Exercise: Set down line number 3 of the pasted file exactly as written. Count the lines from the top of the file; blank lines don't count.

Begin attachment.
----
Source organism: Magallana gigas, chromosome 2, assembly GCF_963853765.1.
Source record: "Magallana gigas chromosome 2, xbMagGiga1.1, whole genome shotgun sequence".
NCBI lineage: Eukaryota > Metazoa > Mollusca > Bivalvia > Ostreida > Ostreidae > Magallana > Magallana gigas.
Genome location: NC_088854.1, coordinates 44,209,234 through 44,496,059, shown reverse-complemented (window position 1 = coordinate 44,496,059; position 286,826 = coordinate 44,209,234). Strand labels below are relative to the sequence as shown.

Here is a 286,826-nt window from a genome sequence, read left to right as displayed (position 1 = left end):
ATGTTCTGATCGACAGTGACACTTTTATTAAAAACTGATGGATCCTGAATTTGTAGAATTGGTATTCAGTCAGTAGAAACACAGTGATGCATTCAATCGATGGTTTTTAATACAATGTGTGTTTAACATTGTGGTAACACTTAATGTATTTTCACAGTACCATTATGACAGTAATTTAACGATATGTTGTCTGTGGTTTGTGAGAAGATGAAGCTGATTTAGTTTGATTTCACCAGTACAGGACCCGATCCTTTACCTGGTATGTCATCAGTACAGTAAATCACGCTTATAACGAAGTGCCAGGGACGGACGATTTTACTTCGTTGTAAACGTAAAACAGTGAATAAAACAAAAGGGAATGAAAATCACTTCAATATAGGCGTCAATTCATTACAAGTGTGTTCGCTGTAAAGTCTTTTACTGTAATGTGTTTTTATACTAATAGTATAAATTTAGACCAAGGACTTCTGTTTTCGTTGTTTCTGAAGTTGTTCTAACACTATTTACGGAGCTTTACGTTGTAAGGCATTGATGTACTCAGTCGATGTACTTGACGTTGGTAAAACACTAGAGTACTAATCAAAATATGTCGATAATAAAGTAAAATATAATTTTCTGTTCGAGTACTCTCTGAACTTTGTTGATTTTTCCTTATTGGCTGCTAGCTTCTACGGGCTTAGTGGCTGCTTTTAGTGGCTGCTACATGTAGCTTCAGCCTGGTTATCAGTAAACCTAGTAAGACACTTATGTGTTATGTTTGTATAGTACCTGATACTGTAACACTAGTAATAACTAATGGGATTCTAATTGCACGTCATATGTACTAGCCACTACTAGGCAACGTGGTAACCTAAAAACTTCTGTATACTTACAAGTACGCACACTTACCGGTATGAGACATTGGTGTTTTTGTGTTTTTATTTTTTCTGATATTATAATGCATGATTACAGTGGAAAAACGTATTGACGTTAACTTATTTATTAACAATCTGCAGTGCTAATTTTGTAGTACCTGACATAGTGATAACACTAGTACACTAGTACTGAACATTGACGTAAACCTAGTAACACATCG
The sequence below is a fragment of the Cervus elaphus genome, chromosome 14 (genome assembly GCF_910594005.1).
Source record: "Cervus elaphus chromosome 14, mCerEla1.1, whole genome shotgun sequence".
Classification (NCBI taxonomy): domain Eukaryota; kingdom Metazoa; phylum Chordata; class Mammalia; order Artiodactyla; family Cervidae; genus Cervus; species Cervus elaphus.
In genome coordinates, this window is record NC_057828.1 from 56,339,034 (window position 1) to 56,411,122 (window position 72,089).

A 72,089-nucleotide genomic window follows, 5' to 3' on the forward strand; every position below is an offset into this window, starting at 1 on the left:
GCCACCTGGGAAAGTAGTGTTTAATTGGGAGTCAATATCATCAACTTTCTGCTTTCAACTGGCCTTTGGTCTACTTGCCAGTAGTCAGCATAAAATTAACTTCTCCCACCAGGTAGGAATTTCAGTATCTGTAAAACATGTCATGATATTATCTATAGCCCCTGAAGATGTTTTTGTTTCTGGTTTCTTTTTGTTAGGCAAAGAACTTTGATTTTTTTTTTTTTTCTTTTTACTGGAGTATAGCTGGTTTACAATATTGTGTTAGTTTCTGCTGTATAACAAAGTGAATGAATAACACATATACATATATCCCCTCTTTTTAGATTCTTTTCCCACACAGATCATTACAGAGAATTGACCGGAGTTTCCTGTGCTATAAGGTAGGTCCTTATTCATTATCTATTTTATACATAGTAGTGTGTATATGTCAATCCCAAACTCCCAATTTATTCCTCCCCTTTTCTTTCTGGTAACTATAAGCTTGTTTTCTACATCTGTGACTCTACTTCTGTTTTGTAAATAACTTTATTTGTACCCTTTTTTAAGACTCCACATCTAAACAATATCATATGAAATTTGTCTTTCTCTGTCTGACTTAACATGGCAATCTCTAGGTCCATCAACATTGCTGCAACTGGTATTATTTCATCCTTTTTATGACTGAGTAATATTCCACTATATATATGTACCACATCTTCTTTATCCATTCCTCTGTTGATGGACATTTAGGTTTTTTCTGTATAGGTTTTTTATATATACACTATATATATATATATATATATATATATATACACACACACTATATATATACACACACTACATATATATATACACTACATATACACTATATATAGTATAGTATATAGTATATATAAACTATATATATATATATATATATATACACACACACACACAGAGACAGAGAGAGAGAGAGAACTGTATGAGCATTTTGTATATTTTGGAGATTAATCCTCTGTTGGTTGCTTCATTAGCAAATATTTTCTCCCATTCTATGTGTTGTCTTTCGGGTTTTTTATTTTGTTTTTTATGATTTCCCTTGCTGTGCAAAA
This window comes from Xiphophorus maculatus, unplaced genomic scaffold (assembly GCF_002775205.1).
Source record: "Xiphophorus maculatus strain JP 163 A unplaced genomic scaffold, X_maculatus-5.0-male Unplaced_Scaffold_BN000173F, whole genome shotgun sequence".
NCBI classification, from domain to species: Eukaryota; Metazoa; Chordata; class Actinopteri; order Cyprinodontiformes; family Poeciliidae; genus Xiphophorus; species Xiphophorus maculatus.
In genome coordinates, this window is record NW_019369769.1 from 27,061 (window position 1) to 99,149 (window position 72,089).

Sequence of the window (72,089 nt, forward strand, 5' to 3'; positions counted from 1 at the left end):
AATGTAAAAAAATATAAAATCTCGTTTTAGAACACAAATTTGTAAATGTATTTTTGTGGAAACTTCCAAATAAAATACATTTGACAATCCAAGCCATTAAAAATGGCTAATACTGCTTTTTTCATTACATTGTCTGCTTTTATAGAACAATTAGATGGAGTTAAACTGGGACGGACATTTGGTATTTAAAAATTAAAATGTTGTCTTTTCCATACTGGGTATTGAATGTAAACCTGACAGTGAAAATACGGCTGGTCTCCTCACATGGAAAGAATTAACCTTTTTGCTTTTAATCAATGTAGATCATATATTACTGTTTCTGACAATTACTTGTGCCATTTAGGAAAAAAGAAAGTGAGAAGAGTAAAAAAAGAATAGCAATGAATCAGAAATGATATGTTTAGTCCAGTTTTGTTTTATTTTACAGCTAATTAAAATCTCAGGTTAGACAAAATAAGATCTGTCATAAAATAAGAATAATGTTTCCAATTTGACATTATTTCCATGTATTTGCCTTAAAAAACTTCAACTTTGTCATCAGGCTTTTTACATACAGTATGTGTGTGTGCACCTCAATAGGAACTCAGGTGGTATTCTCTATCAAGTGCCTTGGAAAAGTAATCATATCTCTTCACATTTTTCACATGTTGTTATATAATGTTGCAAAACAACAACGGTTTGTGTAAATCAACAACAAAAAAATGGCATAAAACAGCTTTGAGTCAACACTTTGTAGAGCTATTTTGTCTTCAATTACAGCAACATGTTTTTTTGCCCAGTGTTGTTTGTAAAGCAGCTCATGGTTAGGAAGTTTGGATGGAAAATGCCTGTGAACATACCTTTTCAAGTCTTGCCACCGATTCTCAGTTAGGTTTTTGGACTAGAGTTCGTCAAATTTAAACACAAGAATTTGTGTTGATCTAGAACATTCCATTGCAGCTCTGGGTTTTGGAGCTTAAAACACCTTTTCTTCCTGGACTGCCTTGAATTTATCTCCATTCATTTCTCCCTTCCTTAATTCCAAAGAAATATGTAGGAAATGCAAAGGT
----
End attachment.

NCBI lineage: Eukaryota > Metazoa > Mollusca > Bivalvia > Ostreida > Ostreidae > Magallana > Magallana gigas.